3-D magnetic configurations supporting prominences
III. Evolution of fine structures observed in a filament channel
G. Aulanier 1,
P. Démoulin 1,
N. Mein 1,
L. van Driel-Gesztelyi 1,2,
P. Mein 1 and
B. Schmieder 1,3
Received 22 June 1998 / Accepted 29 October 1998
On September 25 1996, a quiescent filament located near the center disc (S2, E5) was observed on the German VTT (Tenerife) with the MSDP instrument, in the H line center and wings. SOHO/MDI line-of-sight magnetograms were co-aligned with the MSDP images, showing the position and evolution of the lateral feet of the filament in the vicinity of the parasitic magnetic polarities observed in the filament channel.
Using the assumptions developed in the previous papers of this series related to the reconstruction of the 3-D magnetic configuration of filaments, we perform "linear magnetohydrostatic" extrapolations (taking into account the effects of plasma pressure and gravity) on the SOHO/MDI magnetograms. The main hypothesis is the presence of a twisted flux-tube located above the photospheric inversion line.
Assuming that the parameters of the model do not need to be significantly modified during the evolution of the configuration for a duration of 1 day, we have shown that the 3-D distribution of dipped field lines is well correlated with H dark absorbing features in the filament channel: the filament itself, its lateral feet and some of the surrounding dark fibrils. In this way we confirm what was suggested in our earlier papers, i.e. that the feet are composed of the dipped portions of some field lines, which form a continuous pattern from the corona to the photosphere. We propose the same explanation for the magnetic configuration of some of the dark H fibrils in the channel. We show that the plasma effects are not responsible for the existence of most of the magnetic dips, however their inclusion helps to get a better correspondence between the model and the observations. We find that the average H Doppler velocities associated with the filament and with the chromospheric fibrils is of the order of a few hundred m s-1 (though it can go locally up to 3 km s-1 in the filament). These upward velocities are consistent with a quasi-static evolution of the magnetic configuration and with the support of dense plasma in magnetic dips.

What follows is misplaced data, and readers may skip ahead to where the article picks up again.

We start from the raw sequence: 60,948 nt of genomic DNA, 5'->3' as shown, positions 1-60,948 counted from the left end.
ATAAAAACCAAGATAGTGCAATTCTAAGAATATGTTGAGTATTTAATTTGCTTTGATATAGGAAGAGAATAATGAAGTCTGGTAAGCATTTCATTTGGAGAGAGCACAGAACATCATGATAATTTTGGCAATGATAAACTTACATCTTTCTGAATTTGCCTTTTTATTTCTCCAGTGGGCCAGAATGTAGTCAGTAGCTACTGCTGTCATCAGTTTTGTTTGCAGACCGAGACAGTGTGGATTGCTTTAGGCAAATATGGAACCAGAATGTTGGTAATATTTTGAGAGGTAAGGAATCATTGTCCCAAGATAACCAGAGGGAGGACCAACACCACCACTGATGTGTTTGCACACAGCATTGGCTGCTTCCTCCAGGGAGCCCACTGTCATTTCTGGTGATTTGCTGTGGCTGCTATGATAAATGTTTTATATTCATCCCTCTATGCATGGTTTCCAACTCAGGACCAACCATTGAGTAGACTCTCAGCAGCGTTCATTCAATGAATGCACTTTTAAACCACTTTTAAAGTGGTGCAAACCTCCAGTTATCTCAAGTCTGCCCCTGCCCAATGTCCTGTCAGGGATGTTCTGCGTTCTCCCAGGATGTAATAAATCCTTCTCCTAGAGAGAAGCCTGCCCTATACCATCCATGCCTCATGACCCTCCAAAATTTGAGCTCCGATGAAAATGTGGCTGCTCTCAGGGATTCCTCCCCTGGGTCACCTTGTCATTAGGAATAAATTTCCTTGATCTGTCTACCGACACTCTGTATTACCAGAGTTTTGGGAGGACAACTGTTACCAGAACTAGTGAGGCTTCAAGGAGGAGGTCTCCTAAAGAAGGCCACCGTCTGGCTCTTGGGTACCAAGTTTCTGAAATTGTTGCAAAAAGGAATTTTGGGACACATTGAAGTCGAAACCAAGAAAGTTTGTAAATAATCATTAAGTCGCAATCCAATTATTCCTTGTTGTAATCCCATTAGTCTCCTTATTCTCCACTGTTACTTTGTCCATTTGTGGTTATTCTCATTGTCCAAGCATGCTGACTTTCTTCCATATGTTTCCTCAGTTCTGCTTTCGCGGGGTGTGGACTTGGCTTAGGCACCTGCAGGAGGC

Key words: Sun: prominences Sun: magnetic fields Sun: filaments Sun: chromosphere Magnetohydrodynamics (MHD)
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© European Southern Observatory (ESO) 1999
Online publication: February 23, 1999